If you want the short and more visual version of this post, take a look at this link:
Last week’s post ended with the lovely image of us all being beautiful inside, like bright shining diamondy points of light. The quote by Thomas Merton delighted me; it meshes beautifully with a book study I’ve been following. The Wisdom Jesus emphasizes not only the vertical relationship that we have with the Creator, but also the horizontal relationship with the people around us. It emphasizes that we are all connected and that our image of our Creator just might be too small and inflexible, too vertical (you think, maybe?)
In this book, there’s an emphasis on sitting meditation and centering prayer as a way of connecting with the divine, which has been difficult for me. I’m too restless. So I practice “walking meditation” – trying to be still and listening as I walk in nature.
However, last week I’d read of another way to practice a walking meditation. Maybe purists would scoff at this bend in tradition, but there are no meditation police to arrest you if you do it wrong. The author suggests that I should identify the question, problem or issue that seems to be topmost on my mind and heart. I should articulate that issue, then release it from my mind, and go walking with a heart that’s open to my surroundings. I shouldn’t worry or noodle on the situation: just let it go and walk and see what happens.
My question was pretty simple: “What’s most important today?” There were many things calling me: making and canning applesauce; cleaning the house (ugh); calling some folks I haven’t talked to for a while; writing a new blog. And those were the easy questions; the big picture question was about my “calling”, about the way to use whatever gifts and talents I had for the greater good. A soul friend had been challenging me, saying, “You can do more.” Was I being called to “more”? And if so, what would that look like?
So I formulated the question and then let it go. In the past, I have occasionally had wonderful inspirations that came when walking, so I was hopeful. (Note the word occasionally; most of the time, it’s just a walk in the woods, refreshing, revitalizing, but nothing amazing happens.) Still, this is a great big Creator, with no boundaries, to whom I’d thrown out the question. Maybe I would get a great big lofty answer.
Well. It started out well. With trusty walking stick in hand, I went down the path, across the bridge, onto the trail. As usual, beauty surrounded me. And then voices, squeals, barks came from two children and their mom walking a dog. The children wanted to tell me everything that was happening, what they’d seen, what their names were, and would I like to come over and visit them at their house? Delightful of course: children are beautiful. I smiled and chatted and showed them some painted rocks we’d hidden in the woods over Thanksgiving weekend.
The kids were wide-eyed and ready to look for more. This was just a little interruption in my meditative walking, I reasoned.
I continued my walk, but wouldn’t you know it, there were more dogs; more people, more smiles and hellos. Kind of hard to hear the almighty speaking with so many interruptions. And then an older woman approached me, commenting on my walking stick.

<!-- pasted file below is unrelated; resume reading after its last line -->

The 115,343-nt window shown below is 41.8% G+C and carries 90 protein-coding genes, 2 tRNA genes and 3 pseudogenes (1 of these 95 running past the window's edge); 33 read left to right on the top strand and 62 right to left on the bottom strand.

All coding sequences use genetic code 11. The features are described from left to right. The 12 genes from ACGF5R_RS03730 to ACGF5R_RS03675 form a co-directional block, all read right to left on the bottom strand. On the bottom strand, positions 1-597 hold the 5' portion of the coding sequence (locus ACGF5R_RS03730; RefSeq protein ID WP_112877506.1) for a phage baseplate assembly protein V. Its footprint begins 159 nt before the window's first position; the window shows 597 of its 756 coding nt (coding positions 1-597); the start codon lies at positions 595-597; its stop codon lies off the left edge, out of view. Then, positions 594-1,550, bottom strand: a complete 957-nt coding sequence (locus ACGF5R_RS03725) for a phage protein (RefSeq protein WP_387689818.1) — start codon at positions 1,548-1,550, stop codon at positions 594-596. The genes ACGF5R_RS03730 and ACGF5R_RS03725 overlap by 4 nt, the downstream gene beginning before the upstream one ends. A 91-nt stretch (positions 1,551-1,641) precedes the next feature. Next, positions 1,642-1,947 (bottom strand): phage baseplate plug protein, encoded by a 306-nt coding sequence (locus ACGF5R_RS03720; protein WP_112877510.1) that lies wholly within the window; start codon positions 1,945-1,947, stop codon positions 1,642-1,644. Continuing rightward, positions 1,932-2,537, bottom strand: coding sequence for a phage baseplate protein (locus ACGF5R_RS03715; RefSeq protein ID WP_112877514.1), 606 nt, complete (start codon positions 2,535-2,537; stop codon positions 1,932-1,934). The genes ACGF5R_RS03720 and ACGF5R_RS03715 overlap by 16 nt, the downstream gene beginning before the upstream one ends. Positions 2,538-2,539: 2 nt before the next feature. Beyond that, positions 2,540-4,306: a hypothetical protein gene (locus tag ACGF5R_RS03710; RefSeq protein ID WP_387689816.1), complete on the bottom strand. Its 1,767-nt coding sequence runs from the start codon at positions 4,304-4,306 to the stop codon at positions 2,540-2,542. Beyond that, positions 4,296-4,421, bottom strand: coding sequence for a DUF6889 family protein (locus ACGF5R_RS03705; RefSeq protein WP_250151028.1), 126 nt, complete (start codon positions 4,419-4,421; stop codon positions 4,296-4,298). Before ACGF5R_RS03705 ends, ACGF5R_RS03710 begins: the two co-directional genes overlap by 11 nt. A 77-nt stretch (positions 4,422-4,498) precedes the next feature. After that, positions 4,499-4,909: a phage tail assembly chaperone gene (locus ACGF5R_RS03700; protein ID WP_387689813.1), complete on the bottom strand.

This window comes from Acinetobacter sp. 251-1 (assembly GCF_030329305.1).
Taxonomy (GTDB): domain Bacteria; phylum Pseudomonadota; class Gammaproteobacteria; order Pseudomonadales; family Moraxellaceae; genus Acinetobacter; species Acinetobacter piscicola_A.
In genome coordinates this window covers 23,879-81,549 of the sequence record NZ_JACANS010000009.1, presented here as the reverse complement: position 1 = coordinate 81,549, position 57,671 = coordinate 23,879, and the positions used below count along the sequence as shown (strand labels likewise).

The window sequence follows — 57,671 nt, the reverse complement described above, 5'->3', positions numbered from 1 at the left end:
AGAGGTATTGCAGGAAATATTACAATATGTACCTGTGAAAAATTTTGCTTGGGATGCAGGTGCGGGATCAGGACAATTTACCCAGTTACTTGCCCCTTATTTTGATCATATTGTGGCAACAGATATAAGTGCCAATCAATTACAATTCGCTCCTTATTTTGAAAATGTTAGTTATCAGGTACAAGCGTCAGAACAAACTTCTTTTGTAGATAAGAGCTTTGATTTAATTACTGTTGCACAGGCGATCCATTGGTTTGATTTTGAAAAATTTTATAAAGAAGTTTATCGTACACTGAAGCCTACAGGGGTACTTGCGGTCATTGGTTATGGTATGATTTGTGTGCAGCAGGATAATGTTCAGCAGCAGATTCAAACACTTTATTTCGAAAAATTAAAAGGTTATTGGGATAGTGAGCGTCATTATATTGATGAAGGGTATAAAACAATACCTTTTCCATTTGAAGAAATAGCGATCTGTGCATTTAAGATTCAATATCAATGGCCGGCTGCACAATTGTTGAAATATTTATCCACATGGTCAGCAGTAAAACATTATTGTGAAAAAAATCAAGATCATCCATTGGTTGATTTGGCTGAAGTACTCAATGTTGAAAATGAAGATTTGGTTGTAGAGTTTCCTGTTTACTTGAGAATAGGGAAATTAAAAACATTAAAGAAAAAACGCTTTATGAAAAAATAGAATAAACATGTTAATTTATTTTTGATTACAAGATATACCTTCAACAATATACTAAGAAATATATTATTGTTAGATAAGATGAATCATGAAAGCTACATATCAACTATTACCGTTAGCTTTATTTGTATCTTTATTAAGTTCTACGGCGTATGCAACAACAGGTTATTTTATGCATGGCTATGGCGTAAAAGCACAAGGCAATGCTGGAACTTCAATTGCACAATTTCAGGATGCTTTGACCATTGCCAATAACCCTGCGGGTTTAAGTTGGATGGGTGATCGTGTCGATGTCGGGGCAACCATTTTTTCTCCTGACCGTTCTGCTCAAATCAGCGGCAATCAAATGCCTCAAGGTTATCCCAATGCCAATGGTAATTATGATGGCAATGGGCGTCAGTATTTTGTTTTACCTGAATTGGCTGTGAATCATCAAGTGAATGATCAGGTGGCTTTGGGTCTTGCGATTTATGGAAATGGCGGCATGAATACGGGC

I told her the story about buying it from some Mexican illegals on the Texas side of the Rio Grande River. They had waded across the shallow river to sell their artistic creations to tourists so they could support their families who lived in a tiny, isolated village across the river. When a ranger appeared on the horizon, they were gone in a flash, back across the river in order to avoid being deported. Well, that was the beginning of another conversation, not as pleasant as the one with the children, and much more one-sided. This woman was all over the map with her strongly-held opinions; she let me know in no uncertain terms that the earth was the Lord’s and the people thereof, but they’d better come into to our country legally. And it was so sad that little ones went to bed hungry and unsafe. And Canada was a wonderful place to live, but not everyone was welcome. And more and more... My job: listen and nod, not very gracefully. I’m sure she could read my body language.
After that, I gave up the meditative part of my walking. I met fishermen fishing in the river; a whole group of schoolchildren enjoying the playground; a young couple with their newborn baby having a session with a photographer, and a man who also commented on my walking stick: “Now there’s a stick you can depend on – not like those flimsy little plastic balancing rods people are using nowadays.”
As I trundled back to the house, I wondered what I was supposed to do with all these varied experiences. I stopped to take a photo: the sun was shining through the leaves of the Katsura tree so beautifully. The sun, shining like a many-faceted diamond ...
Oh. Aha. Right. People shining like diamonds, who'd been put on my walking path so I could be my diamondy self, and we could shine together to light up the world. Interesting people, nervous people, opinionated people, joyful people, some reflecting light so easily, and others hiding their lights inside. And what about me? Where did I fit into that picture?
I’d asked, “What’s most important for today?” and I’d gotten an answer. I think my diamondy self needs a touch-up.
Here’s a lovely tribute to beautiful people ...
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